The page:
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Microsoft declares its underwater data center test was a success

Enlarge / The Northern Isles, a 12-rack / 864-server underwater data center pod, is winched off the seafloor in this picture after its two-year trial deployment.

Microsoft retrieved a 40-foot-long, 12-rack, self-contained underwater data center from its seafloor home offshore from the Orkney Islands earlier this summer.

The retrieval of the Northern Isles began the final phase of Microsoft’s Project Natick research initiative, exploring the concept of deploying sealed server pods just offshore major population centers as a replacement for traditional onshore data centers.

Why put servers underwater?

Project Natick has been underway for several years; we covered the two-month trial deployment of Leona Philpot, the company’s first underwater server pod, in 2016, and the deployment of the newly retrieved Orkney Isles pod in 2018.

The potential disadvantage of sealed underwater “data centers” is obvious—they must be extremely reliable, since they can’t be serviced on a regular basis. There is a somewhat less intuitive, counterbalancing advantage, of course—they don’t have any pesky humans wandering around inside them, potentially dislodging cables, unplugging things, or otherwise injecting chaos.

There are more advantages to these miniature underwater data centers. Seafloor-based pods don’t require expensive commercial real estate, and they get nearly free cooling from the surrounding tons of seawater.

The logistic advantage may be even more important than the cooling or immediate financial one. It takes significant time and specialized effort to acquire and develop commercial real estate for a traditional data center in a major city—building a sealed pod and deploying it on the seafloor nearby should be considerably simpler and faster.

Retrieving the Northern Isles

The Northern Isles underwater data center pod was built by Naval Group (a defense and renewable marine energy contractor) and is locally supported by Green Marine, an Orkney Island-based marine engineering and operations firm. It spent two years beneath the water at the European Marine Energy Centre, where tidal currents peak at 9mph and storm waves reach 60 feet or more.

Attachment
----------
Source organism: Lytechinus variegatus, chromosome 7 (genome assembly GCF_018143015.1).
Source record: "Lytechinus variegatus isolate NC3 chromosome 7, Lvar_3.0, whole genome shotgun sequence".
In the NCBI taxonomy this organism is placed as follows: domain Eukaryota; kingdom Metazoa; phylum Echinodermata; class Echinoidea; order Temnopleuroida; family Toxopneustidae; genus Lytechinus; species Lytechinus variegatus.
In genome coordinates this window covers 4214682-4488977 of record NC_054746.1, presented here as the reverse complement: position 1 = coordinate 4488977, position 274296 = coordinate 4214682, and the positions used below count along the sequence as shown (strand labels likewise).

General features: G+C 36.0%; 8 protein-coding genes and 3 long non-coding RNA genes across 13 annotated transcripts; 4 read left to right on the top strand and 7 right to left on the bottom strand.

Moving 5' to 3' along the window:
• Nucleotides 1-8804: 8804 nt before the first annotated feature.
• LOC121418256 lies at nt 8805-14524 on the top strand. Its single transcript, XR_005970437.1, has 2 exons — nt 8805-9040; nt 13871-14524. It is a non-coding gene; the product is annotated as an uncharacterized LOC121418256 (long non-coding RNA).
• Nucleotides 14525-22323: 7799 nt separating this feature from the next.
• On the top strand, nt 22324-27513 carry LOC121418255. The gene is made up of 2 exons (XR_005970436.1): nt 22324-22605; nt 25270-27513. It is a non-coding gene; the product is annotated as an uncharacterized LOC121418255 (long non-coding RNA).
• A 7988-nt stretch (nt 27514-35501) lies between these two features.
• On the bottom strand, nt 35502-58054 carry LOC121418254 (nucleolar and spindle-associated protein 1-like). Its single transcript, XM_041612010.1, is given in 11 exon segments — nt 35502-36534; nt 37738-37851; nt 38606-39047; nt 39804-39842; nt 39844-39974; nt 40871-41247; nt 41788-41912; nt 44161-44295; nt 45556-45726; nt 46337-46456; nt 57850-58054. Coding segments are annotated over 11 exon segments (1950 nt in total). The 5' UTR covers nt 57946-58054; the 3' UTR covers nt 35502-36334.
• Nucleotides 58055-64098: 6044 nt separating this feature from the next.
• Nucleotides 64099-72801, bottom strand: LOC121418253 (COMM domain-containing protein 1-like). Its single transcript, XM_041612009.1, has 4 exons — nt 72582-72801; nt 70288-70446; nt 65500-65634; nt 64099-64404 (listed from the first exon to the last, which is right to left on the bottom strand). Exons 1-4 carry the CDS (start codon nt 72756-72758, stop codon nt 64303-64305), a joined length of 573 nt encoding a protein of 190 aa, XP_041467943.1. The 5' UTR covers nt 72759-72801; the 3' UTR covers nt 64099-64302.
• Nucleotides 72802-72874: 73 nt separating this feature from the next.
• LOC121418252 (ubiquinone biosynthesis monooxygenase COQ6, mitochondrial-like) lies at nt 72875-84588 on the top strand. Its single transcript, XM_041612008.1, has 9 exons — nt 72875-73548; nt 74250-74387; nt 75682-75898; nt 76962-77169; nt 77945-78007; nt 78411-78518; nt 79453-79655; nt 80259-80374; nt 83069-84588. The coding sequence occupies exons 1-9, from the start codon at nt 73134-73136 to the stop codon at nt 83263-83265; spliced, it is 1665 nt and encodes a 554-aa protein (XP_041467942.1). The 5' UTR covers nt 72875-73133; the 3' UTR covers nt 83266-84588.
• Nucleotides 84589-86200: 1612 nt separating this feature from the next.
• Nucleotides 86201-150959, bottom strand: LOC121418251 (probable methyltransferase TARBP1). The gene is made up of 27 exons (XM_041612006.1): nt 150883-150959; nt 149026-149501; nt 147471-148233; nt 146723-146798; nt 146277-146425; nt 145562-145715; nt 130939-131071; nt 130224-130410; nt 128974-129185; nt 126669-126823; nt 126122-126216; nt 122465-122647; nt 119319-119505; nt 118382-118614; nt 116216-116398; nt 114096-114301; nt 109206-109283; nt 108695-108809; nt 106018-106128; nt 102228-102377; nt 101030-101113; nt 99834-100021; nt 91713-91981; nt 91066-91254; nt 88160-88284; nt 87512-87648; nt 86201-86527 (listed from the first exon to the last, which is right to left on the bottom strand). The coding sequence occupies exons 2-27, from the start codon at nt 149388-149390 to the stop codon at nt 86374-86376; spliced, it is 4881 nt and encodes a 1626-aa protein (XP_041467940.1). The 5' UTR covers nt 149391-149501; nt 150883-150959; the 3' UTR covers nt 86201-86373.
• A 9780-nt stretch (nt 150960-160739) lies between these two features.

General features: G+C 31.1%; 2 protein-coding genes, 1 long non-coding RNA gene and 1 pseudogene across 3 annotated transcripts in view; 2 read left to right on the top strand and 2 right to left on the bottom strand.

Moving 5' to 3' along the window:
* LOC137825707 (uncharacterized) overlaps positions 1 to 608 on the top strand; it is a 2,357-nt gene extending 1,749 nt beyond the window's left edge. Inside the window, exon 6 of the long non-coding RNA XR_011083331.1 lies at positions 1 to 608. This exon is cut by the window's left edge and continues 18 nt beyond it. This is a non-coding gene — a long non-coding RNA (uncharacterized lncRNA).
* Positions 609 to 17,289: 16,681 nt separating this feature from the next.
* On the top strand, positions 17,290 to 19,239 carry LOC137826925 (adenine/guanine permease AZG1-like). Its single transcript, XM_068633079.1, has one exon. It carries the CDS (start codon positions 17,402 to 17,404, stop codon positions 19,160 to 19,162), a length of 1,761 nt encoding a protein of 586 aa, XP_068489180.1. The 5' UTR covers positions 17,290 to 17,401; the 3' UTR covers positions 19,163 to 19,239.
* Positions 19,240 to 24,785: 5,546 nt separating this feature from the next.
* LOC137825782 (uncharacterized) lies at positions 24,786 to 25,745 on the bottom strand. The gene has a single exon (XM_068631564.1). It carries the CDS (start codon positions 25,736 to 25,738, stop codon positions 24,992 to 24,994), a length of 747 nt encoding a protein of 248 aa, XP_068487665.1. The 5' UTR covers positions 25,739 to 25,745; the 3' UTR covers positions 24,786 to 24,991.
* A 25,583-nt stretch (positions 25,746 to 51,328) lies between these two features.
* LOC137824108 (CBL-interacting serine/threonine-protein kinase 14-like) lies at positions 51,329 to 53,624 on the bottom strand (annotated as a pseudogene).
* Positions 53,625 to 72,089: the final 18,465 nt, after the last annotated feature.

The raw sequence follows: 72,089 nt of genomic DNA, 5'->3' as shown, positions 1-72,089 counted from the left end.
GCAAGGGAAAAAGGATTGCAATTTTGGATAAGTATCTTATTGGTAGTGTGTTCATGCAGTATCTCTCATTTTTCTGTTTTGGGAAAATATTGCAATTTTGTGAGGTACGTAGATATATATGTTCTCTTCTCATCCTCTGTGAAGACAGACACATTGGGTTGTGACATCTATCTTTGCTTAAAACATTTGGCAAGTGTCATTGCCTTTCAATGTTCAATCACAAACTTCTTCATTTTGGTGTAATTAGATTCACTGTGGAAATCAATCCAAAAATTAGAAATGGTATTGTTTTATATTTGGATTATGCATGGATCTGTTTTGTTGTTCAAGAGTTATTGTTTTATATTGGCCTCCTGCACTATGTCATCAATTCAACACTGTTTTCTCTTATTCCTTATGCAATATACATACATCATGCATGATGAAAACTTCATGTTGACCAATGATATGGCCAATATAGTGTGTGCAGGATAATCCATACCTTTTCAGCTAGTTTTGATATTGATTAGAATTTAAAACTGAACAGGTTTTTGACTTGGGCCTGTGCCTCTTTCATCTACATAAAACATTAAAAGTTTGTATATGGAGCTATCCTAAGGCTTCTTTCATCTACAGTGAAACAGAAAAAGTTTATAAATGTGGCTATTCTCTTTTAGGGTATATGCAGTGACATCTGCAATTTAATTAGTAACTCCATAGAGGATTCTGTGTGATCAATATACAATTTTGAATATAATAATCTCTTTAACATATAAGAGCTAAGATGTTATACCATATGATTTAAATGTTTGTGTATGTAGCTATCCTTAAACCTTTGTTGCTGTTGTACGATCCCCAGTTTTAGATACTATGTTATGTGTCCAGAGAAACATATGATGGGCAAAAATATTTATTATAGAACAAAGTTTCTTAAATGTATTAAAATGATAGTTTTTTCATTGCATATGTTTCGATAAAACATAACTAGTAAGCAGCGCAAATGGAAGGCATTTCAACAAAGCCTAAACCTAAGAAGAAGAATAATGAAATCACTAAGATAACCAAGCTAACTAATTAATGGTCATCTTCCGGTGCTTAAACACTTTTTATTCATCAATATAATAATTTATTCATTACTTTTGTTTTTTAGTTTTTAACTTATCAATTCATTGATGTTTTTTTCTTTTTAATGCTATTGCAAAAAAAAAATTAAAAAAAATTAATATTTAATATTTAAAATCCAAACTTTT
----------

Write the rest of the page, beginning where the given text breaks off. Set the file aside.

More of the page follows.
Both deployment and retrieval of the Northern Isles needed particularly calm weather and a full day of careful work involving robots and winches between the pontoons of a gantry barge. In the course of the pod’s two years underwater, it acquired a coating of algae and barnacles, as well as cantaloupe-sized sea anemones colonizing sheltered nooks in its base.

Analyzing the results

The entire 12-rack, 864-server data center is slid from the hull of the <em>Northern Isles</em> as a unit, after preliminary <em>in situ</em> analysis.
Enlarge / The entire 12-rack, 864-server data center is slid from the hull of the Northern Isles as a unit, after preliminary in situ analysis.

Jonathan Banks

Before sliding the 12-rack, 864-server data center unit out of the pod’s hull, Microsoft’s researchers took internal air samples from the still-sealed pod for analysis in Redmond. “We left it filled with dry nitrogen, so the environment is pretty benign in there,” Microsoft Special Projects researcher Spencer Fowers said. Analysis of the air after the two-year deployment will give the team additional information about cable and other equipment outgassing.

The servers deployed aboard the Northern Isles failed at a rate approximately one-eighth what experts would expect from the same servers in a traditional, human-serviced data center over the same period. Microsoft’s team hypothesizes that this is partly due to the sealed, inert nitrogen atmosphere the pod was pressurized with before deployment.

Without any oxygen for human technicians to breathe or excessive humidity for their comfort, there are fewer opportunities for chemical corruption of components. Lack of bumping and jostling by those same human operators likely also contributed to the servers’ unusually low failure rate.

Sustainability and efficiency

Windmills like this one provide 100 percent of the electricity grid which services residents of the Orkney Islands—a cable from that grid also supplied power to the <em>Northern Isles</em>, in addition to tidal turbines and wave energy converters.
Enlarge / Windmills like this one provide 100 percent of the electricity grid which services residents of the Orkney Islands—a cable from that grid also supplied power to the Northern Isles, in addition to tidal turbines and wave energy converters.

Scott Eklund

The successful two-year deployment of the Northern Isles demonstrates the feasibility of greener, more sustainable power initiatives for data centers, above and beyond the efficiency of cooling the data center itself.

One reason the Project Natick team deployed the Northern Isles to the Orkney Islands is because its grid is supplied 100 percent by wind, solar, and experimental green technologies under development at the European Marine Energy Centre itself. “We have been able to run really well on what most land-based data centers consider an unreliable grid,” Fowers said.

Ben Cutler, a project manager for Project Natick, believes that co-located offshore wind farms could viably power production deployments similar to the Northern Isles. Even light wind conditions would likely be enough to power the pods, with a shore powerline bundled in with the pod’s fiber-optic data cabling as a last resort. Cutler also notes that the seawater cooling for such deployments isn’t just cheaper than traditional cooling—it leaves freshwater resources vital to humans and wildlife untapped.

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